If we are not intentional about how we spent our time, we run the risk of the vacuum being filled by whatever happens to be around.  It might be video games, Netflix marathons, excessive eating, alcohol consumption or cannabis use. Maybe you normally go out and socialize, but now you are finding yourself stuck at home.     

There has never before been a better time for intentional living.  What is that you might ask?  It’s the idea of structuring your day so that it falls in line with your values and beliefs.  It ensures you are doing what you can to feel pleased with the way you’ve spent your time.

Me, I’ve increased my creative time.  I’m painting up a storm, having fun replicating beautiful patterns on rocks.  I am starting a series called “Napkin prints”, copying beautiful patterns from napkins onto smooth rocks that I found at the beach. It gets me outside rock hunting, and is both relaxing and enjoyable copying beautiful pictures while listening to great tunes. Simple mindful practices such as this can go a long way towards restoring calm and a sense of order in a chaotic time.  I’ve made a short video to show you, which I’ll post below.  For those of you interested in learning more, we still have a few spots in our Healthy Living program, starting April 16.  Instead of meeting at our office, all of our courses will be offered online, and we’ll arrange for you to have a box of supplies needed in advance.  No fears, we are quarantining our supplies as we speak to ensure that they are germ free, both after we purchase them, and before sending them to you.  Even though these groups are being held virtually, spaces will remain limited.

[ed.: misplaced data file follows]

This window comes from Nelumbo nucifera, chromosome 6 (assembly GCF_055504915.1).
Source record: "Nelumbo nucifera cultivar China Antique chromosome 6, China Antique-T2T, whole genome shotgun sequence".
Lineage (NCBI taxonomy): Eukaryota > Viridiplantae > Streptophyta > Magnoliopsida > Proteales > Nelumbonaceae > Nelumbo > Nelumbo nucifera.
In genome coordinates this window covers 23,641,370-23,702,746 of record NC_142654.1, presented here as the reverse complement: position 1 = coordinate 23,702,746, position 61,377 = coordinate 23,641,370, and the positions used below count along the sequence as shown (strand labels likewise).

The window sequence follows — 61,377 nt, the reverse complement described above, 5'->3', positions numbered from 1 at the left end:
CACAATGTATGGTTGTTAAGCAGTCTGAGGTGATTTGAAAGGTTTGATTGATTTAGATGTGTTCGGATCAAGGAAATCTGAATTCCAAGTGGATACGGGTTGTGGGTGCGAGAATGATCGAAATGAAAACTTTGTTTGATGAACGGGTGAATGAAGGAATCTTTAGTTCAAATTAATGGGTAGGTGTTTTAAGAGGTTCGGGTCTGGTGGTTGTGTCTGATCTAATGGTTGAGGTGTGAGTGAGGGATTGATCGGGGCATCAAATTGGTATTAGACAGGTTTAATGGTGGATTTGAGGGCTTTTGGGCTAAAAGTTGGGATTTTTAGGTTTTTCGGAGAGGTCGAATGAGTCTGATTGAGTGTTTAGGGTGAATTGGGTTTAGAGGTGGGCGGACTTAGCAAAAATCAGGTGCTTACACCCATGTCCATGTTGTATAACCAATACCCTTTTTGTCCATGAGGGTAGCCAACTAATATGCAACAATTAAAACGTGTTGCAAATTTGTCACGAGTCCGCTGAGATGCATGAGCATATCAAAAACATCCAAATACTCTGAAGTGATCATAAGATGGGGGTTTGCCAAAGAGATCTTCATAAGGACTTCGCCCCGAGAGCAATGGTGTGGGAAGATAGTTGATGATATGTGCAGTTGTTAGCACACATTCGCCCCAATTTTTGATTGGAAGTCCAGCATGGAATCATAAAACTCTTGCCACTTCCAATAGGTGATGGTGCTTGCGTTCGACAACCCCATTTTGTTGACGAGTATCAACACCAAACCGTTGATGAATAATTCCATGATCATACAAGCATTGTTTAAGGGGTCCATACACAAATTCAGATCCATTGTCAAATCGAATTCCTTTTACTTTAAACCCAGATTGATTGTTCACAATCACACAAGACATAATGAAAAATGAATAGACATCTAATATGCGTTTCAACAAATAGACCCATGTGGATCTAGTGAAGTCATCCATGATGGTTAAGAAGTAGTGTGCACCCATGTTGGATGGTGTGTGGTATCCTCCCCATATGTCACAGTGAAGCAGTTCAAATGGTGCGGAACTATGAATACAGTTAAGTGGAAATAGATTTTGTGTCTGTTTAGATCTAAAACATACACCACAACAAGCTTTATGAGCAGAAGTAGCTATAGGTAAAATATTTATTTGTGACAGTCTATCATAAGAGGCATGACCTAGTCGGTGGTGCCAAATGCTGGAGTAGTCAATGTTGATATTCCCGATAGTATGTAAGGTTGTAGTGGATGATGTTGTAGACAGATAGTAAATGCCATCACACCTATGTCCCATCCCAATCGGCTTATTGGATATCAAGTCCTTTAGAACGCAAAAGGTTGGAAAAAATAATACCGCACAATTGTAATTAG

Warm wishes,

Belinda Seagram, Ph.D., R. Psych.
Executive Director, Landing Strong

If you want to go far, go together

If you want to go far, go together

Apparently there’s a toilet paper shortage in Nova Scotia.  When under stress, we run the risk of going into survival mode, taking care of ourselves while losing sight of the larger picture.  If I run out and buy a month’s worth of toilet paper tonight, chances are the old man who lives down the road who has run out will get none.

That’s the difference between community thinking and individual survival.  

If you want to go fast, go alone.